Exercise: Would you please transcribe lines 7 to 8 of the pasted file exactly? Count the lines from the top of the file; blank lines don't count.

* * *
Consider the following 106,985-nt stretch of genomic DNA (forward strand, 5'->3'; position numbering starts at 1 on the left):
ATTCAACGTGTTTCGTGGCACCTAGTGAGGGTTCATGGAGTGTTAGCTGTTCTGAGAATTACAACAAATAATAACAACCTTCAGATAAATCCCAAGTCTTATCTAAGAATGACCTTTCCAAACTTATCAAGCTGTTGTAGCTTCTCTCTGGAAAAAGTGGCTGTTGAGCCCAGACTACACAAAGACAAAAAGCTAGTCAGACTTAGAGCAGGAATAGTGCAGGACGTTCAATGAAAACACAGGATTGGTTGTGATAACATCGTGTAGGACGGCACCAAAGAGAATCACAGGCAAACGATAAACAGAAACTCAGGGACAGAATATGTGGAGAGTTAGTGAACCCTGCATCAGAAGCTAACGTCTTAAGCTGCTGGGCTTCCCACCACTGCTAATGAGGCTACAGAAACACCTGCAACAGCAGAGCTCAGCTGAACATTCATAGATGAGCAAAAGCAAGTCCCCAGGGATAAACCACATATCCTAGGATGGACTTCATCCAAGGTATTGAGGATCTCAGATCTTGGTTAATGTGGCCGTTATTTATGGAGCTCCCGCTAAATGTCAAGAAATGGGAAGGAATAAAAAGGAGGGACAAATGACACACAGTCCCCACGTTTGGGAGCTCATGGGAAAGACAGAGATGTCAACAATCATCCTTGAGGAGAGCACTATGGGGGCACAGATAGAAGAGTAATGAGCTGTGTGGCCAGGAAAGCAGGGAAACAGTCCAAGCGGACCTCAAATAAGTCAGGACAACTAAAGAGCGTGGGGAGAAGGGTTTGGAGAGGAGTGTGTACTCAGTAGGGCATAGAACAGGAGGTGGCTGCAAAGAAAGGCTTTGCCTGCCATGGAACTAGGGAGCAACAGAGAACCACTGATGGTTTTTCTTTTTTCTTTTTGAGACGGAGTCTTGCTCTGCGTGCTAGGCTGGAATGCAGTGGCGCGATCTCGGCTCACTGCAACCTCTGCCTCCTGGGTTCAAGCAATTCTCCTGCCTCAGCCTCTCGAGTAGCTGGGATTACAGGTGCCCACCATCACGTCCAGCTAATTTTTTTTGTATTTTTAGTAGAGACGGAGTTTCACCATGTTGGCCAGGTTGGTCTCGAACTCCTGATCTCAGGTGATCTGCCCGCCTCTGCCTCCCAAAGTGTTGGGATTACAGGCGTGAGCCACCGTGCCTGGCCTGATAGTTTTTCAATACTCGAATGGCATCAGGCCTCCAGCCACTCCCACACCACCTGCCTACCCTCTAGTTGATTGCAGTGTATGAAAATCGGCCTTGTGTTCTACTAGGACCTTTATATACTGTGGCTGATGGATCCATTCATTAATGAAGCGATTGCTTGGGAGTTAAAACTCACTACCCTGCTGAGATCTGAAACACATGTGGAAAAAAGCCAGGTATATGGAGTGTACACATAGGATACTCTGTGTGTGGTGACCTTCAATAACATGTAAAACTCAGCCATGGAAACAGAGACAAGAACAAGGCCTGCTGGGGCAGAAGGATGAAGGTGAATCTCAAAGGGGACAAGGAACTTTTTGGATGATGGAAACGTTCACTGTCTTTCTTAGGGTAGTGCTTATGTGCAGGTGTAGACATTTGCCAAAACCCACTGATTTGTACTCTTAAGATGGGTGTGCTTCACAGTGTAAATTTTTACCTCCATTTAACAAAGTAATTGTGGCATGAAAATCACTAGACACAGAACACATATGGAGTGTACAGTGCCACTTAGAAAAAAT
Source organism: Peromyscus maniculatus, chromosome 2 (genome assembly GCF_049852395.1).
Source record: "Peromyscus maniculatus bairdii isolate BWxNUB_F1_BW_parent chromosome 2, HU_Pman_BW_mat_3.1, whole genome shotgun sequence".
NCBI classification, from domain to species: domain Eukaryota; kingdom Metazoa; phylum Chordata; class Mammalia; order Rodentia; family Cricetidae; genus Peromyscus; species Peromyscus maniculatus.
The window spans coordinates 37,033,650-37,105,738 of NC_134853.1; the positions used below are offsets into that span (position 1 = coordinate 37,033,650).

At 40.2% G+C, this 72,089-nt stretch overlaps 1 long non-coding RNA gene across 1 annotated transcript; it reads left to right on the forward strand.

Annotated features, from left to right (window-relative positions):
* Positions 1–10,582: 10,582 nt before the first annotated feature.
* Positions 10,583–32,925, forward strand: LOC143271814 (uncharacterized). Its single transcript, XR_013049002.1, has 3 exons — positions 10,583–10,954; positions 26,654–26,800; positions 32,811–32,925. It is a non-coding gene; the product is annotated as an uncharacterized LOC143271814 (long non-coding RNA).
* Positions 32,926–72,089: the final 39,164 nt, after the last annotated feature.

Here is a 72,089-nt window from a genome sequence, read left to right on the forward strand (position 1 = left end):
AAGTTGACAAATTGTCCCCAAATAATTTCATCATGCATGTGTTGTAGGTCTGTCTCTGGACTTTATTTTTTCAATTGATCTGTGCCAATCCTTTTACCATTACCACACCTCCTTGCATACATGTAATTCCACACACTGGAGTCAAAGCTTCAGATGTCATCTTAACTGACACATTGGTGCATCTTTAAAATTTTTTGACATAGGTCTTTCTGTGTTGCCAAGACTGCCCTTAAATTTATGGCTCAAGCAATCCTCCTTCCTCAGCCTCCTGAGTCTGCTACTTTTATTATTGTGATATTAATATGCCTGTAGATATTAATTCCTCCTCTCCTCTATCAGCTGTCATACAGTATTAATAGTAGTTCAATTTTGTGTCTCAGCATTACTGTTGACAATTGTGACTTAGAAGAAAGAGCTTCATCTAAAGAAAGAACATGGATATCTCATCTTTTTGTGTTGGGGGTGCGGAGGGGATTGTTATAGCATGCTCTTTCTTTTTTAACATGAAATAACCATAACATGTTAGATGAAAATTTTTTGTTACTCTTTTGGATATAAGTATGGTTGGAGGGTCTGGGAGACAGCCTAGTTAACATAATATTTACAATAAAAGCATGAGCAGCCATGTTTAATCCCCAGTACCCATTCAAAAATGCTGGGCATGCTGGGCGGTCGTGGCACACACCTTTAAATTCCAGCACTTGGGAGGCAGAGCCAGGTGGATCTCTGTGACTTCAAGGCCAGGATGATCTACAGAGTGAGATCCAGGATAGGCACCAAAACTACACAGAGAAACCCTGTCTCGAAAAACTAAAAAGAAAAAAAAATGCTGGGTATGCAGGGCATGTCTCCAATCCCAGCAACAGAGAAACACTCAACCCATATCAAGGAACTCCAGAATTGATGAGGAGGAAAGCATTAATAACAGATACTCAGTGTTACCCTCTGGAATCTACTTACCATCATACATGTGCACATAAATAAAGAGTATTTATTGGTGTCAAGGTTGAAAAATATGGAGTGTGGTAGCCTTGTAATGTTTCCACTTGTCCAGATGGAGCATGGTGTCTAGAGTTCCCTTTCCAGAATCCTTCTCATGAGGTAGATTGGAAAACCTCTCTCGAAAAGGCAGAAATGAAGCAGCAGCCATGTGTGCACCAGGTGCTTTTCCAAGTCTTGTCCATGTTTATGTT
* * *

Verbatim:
At 40.2% G+C, this 72,089-nt stretch overlaps 1 long non-coding RNA gene across 1 annotated transcript; it reads left to right on the forward strand.

Annotated features, from left to right (window-relative positions):